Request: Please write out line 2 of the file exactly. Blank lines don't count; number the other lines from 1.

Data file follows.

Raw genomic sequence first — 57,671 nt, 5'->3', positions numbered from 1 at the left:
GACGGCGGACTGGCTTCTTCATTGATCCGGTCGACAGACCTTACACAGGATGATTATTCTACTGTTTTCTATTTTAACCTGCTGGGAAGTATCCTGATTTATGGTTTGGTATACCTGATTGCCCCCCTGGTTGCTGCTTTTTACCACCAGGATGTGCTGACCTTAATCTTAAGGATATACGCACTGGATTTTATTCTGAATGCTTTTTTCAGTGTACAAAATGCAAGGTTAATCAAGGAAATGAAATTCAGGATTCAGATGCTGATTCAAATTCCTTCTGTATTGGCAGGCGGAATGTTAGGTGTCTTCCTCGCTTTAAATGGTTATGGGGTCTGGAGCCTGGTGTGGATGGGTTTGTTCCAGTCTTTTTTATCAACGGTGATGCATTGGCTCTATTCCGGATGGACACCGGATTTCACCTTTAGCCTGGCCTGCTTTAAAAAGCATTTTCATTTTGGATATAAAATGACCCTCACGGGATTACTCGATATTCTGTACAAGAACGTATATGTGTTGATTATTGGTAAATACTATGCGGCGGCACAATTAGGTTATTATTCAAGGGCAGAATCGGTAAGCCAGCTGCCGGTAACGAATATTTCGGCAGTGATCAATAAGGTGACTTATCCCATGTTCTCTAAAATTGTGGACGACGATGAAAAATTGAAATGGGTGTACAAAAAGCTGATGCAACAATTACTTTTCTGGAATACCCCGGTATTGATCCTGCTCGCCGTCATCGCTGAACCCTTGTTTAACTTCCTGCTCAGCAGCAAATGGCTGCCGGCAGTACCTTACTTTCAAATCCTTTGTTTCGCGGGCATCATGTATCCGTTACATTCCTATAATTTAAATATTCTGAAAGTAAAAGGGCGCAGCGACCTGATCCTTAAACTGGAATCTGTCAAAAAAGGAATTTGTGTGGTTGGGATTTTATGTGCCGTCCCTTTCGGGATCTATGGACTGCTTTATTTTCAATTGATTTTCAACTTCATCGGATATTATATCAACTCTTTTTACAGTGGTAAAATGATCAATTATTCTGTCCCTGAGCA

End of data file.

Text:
GACGGCGGACTGGCTTCTTCATTGATCCGGTCGACAGACCTTACACAGGATGATTATTCTACTGTTTTCTATTTTAACCTGCTGGGAAGTATCCTGATTTATGGTTTGGTATACCTGATTGCCCCCCTGGTTGCTGCTTTTTACCACCAGGATGTGCTGACCTTAATCTTAAGGATATACGCACTGGATTTTATTCTGAATGCTTTTTTCAGTGTACAAAATGCAAGGTTAATCAAGGAAATGAAATTCAGGATTCAGATGCTGATTCAAATTCCTTCTGTATTGGCAGGCGGAATGTTAGGTGTCTTCCTCGCTTTAAATGGTTATGGGGTCTGGAGCCTGGTGTGGATGGGTTTGTTCCAGTCTTTTTTATCAACGGTGATGCATTGGCTCTATTCCGGATGGACACCGGATTTCACCTTTAGCCTGGCCTGCTTTAAAAAGCATTTTCATTTTGGATATAAAATGACCCTCACGGGATTACTCGATATTCTGTACAAGAACGTATATGTGTTGATTATTGGTAAATACTATGCGGCGGCACAATTAGGTTATTATTCAAGGGCAGAATCGGTAAGCCAGCTGCCGGTAACGAATATTTCGGCAGTGATCAATAAGGTGACTTATCCCATGTTCTCTAAAATTGTGGACGACGATGAAAAATTGAAATGGGTGTACAAAAAGCTGATGCAACAATTACTTTTCTGGAATACCCCGGTATTGATCCTGCTCGCCGTCATCGCTGAACCCTTGTTTAACTTCCTGCTCAGCAGCAAATGGCTGCCGGCAGTACCTTACTTTCAAATCCTTTGTTTCGCGGGCATCATGTATCCGTTACATTCCTATAATTTAAATATTCTGAAAGTAAAAGGGCGCAGCGACCTGATCCTTAAACTGGAATCTGTCAAAAAAGGAATTTGTGTGGTTGGGATTTTATGTGCCGTCCCTTTCGGGATCTATGGACTGCTTTATTTTCAATTGATTTTCAACTTCATCGGATATTATATCAACTCTTTTTACAGTGGTAAAATGATCAATTATTCTGTCCCTGAGCA